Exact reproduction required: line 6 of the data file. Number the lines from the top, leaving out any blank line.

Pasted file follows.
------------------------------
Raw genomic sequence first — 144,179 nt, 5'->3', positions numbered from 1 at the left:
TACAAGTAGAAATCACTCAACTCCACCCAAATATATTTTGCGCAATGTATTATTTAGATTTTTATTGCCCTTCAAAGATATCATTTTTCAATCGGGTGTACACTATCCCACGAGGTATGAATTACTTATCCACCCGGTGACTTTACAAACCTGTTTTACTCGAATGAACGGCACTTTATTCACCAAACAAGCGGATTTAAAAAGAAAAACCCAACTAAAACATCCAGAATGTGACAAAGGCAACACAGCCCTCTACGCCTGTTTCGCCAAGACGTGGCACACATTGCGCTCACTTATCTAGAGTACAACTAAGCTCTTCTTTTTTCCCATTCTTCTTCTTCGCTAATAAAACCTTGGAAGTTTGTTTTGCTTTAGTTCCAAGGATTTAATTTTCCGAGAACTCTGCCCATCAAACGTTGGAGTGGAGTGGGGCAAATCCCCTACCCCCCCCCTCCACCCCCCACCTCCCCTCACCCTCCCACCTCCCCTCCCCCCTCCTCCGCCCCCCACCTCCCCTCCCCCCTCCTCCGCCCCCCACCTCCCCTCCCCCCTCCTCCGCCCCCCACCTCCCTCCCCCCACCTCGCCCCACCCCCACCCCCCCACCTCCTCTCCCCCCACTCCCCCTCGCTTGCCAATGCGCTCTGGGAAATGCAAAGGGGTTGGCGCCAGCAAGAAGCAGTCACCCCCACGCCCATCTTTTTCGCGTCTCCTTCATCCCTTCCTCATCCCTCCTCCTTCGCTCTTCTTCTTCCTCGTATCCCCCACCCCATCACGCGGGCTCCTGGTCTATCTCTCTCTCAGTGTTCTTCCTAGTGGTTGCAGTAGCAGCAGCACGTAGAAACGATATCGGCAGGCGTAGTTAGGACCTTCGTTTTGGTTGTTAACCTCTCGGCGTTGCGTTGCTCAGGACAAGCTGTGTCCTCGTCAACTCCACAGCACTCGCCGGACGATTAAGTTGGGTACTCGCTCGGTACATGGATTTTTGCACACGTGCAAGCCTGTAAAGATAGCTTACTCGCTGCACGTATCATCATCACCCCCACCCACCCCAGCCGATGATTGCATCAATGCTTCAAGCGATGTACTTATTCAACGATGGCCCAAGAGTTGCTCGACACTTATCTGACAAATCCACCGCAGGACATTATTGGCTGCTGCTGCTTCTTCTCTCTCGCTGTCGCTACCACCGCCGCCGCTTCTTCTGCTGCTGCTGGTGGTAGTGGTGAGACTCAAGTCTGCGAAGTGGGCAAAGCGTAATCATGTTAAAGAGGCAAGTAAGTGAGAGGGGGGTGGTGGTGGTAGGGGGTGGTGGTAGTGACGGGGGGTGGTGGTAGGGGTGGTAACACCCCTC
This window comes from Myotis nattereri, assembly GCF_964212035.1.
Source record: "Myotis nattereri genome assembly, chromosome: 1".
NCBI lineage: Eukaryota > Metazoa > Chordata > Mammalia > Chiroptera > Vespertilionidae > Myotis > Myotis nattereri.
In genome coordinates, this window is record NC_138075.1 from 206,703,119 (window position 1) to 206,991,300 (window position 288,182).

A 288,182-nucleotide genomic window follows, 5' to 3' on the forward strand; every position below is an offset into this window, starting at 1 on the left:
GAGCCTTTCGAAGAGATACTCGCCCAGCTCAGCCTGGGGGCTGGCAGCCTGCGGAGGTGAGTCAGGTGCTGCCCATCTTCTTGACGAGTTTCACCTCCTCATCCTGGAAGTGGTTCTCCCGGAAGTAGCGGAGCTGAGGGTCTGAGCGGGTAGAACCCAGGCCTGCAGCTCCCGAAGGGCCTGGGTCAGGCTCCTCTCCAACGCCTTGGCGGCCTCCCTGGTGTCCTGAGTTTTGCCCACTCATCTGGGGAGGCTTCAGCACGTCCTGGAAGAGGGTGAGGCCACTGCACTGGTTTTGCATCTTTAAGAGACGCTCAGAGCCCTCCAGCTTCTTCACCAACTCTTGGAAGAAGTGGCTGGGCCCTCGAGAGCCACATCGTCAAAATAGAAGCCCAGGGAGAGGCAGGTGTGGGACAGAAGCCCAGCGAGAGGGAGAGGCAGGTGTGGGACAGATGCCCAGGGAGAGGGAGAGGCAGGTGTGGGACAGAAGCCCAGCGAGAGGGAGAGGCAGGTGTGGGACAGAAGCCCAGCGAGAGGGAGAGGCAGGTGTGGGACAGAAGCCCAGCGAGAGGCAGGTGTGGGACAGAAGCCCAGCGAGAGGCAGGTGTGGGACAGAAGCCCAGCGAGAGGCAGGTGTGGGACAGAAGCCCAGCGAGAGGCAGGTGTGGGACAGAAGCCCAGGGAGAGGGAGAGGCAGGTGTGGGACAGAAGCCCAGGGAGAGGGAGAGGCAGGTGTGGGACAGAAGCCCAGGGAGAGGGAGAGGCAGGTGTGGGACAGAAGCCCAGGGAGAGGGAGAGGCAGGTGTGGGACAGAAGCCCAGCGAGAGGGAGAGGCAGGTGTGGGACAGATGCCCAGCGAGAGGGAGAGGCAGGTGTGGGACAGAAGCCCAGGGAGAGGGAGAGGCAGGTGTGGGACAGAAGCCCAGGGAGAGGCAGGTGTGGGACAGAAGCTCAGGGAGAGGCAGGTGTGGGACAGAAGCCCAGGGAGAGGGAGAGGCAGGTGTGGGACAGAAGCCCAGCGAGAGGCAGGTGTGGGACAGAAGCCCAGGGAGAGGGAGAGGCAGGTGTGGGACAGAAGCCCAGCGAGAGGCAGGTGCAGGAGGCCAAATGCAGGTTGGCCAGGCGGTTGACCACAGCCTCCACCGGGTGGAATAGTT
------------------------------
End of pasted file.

In genome coordinates, this window is record NC_138075.1 from 206,703,119 (window position 1) to 206,991,300 (window position 288,182).